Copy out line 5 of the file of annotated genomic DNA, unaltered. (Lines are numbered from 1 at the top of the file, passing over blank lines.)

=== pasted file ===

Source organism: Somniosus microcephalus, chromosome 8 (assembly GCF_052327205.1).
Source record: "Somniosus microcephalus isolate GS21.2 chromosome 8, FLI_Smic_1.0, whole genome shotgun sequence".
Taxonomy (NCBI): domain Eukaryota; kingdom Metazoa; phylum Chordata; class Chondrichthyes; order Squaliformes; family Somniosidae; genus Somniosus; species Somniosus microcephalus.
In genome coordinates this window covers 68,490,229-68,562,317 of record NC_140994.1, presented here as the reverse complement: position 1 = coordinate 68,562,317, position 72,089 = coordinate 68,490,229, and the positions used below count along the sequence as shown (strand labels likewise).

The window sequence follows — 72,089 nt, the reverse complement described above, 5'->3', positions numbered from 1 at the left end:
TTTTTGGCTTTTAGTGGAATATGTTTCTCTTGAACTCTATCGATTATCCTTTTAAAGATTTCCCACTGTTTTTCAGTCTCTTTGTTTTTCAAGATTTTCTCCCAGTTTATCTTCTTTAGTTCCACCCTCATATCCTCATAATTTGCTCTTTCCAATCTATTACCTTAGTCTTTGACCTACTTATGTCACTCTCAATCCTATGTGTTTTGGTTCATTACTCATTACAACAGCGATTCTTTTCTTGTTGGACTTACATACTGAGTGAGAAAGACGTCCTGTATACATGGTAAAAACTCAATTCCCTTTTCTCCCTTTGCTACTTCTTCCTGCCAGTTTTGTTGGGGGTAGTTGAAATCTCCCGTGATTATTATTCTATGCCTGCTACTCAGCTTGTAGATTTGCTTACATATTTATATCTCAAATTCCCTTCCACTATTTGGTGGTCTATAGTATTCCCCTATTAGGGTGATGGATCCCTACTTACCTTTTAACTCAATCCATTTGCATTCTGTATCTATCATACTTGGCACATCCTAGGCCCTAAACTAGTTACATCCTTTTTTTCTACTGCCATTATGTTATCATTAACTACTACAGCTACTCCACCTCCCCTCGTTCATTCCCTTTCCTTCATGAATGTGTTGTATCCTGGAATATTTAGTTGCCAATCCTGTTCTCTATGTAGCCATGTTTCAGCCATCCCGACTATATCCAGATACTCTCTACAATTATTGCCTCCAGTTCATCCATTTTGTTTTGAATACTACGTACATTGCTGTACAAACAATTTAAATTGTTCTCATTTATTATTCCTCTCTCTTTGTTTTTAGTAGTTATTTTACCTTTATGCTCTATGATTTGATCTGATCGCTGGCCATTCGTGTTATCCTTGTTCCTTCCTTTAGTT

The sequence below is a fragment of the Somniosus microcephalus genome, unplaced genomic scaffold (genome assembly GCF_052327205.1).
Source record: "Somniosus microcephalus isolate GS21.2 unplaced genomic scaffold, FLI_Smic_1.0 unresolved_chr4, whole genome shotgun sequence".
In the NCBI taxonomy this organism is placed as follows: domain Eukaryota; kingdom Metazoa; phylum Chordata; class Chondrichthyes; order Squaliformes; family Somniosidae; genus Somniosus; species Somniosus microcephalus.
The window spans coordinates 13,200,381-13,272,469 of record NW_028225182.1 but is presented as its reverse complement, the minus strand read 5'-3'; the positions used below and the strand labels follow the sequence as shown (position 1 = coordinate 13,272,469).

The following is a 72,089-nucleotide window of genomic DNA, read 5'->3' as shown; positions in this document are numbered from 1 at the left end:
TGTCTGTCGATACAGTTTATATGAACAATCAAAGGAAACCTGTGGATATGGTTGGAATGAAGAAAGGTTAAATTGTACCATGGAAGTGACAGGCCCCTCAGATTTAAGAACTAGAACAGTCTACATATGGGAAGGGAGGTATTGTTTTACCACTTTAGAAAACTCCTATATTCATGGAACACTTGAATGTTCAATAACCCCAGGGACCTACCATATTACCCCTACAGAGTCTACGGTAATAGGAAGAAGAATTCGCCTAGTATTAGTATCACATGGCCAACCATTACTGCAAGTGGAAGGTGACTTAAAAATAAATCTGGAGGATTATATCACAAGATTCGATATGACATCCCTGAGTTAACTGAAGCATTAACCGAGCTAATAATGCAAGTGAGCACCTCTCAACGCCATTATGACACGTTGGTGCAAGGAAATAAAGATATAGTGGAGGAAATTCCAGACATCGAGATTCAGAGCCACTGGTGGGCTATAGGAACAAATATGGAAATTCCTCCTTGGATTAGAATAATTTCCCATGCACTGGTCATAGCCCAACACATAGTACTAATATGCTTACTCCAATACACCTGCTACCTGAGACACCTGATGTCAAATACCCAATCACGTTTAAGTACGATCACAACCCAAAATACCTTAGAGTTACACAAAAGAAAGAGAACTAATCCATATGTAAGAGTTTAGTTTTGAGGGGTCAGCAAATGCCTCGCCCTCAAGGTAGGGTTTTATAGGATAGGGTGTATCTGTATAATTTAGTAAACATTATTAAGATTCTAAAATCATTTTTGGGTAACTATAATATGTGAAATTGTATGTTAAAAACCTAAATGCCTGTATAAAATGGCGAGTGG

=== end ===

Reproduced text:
The window sequence follows — 72,089 nt, the reverse complement described above, 5'->3', positions numbered from 1 at the left end: